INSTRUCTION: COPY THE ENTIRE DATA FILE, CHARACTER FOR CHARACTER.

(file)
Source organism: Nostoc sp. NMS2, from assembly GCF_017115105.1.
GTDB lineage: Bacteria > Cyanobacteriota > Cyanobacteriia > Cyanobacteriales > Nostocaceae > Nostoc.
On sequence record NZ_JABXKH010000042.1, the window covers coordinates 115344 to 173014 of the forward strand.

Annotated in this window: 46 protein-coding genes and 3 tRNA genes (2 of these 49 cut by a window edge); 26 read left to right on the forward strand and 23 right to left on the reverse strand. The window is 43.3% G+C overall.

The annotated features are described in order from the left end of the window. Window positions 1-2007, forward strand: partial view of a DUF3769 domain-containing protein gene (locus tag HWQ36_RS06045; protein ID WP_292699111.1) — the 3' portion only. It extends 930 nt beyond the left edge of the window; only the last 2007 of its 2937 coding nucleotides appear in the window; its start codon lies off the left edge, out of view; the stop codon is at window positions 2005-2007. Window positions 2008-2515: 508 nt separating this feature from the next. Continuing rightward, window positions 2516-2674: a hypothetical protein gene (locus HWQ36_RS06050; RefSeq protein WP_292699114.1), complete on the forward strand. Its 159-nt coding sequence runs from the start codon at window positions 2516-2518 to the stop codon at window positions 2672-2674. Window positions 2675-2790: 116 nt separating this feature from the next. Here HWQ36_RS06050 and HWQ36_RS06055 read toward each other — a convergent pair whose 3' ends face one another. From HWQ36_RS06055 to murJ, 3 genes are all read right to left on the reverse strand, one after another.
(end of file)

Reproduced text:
Source organism: Nostoc sp. NMS2, from assembly GCF_017115105.1.
GTDB lineage: Bacteria > Cyanobacteriota > Cyanobacteriia > Cyanobacteriales > Nostocaceae > Nostoc.
On sequence record NZ_JABXKH010000042.1, the window covers coordinates 115344 to 173014 of the forward strand.

Annotated in this window: 46 protein-coding genes and 3 tRNA genes (2 of these 49 cut by a window edge); 26 read left to right on the forward strand and 23 right to left on the reverse strand. The window is 43.3% G+C overall.

The annotated features are described in order from the left end of the window. Window positions 1-2007, forward strand: partial view of a DUF3769 domain-containing protein gene (locus tag HWQ36_RS06045; protein ID WP_292699111.1) — the 3' portion only. It extends 930 nt beyond the left edge of the window; only the last 2007 of its 2937 coding nucleotides appear in the window; its start codon lies off the left edge, out of view; the stop codon is at window positions 2005-2007. Window positions 2008-2515: 508 nt separating this feature from the next. Continuing rightward, window positions 2516-2674: a hypothetical protein gene (locus HWQ36_RS06050; RefSeq protein WP_292699114.1), complete on the forward strand. Its 159-nt coding sequence runs from the start codon at window positions 2516-2518 to the stop codon at window positions 2672-2674. Window positions 2675-2790: 116 nt separating this feature from the next. Here HWQ36_RS06050 and HWQ36_RS06055 read toward each other — a convergent pair whose 3' ends face one another. From HWQ36_RS06055 to murJ, 3 genes are all read right to left on the reverse strand, one after another.